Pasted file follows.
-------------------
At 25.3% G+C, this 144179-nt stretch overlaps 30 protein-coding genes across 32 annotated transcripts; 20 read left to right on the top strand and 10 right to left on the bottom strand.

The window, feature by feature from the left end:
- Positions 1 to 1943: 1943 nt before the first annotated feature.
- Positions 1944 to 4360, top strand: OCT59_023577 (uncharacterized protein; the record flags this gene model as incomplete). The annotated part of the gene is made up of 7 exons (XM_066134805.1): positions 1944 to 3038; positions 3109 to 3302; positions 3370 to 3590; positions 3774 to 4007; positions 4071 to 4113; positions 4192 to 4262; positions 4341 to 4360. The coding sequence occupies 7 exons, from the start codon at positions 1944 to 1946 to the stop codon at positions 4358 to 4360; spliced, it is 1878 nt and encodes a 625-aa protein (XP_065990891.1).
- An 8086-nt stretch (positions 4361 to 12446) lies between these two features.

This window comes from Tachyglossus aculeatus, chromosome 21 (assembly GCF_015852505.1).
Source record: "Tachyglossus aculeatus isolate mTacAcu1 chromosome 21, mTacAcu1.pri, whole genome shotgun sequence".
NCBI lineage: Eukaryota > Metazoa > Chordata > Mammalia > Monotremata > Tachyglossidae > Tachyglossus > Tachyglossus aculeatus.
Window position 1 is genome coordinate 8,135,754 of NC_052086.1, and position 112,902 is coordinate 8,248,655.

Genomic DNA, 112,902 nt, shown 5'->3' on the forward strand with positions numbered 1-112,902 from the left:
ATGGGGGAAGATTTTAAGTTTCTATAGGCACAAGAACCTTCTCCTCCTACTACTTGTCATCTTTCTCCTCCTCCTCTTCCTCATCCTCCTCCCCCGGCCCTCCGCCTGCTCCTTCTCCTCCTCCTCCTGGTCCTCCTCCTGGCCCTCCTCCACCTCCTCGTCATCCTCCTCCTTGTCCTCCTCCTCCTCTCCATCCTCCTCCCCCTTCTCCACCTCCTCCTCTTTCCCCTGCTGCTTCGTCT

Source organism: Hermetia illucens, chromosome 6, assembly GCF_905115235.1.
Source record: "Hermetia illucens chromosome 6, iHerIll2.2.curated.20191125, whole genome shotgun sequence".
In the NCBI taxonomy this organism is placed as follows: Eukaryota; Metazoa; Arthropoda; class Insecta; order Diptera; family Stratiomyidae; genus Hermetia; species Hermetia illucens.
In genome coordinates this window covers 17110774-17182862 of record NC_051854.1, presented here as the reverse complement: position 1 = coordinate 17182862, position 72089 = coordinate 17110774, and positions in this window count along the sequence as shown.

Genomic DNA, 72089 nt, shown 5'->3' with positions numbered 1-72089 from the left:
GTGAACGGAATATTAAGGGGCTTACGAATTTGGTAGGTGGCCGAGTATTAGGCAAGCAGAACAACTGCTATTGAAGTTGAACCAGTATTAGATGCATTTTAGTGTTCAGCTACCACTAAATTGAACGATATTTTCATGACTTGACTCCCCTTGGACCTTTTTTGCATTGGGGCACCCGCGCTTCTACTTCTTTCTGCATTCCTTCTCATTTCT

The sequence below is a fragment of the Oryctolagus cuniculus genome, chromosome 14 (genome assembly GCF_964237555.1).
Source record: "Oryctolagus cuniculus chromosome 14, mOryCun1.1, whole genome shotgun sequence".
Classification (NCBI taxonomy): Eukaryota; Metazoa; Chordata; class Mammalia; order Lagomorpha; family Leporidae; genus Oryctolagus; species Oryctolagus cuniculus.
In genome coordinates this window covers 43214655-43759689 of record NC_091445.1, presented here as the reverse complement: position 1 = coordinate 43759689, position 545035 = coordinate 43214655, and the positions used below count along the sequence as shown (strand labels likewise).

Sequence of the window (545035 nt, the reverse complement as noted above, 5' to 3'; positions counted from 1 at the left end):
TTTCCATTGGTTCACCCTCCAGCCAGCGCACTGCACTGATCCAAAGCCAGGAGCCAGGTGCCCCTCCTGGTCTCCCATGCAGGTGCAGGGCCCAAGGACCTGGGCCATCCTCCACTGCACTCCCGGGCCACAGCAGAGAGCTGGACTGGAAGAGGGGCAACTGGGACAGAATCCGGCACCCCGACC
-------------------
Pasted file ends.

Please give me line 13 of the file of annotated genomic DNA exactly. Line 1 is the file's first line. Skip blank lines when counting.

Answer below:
Source record: "Hermetia illucens chromosome 6, iHerIll2.2.curated.20191125, whole genome shotgun sequence".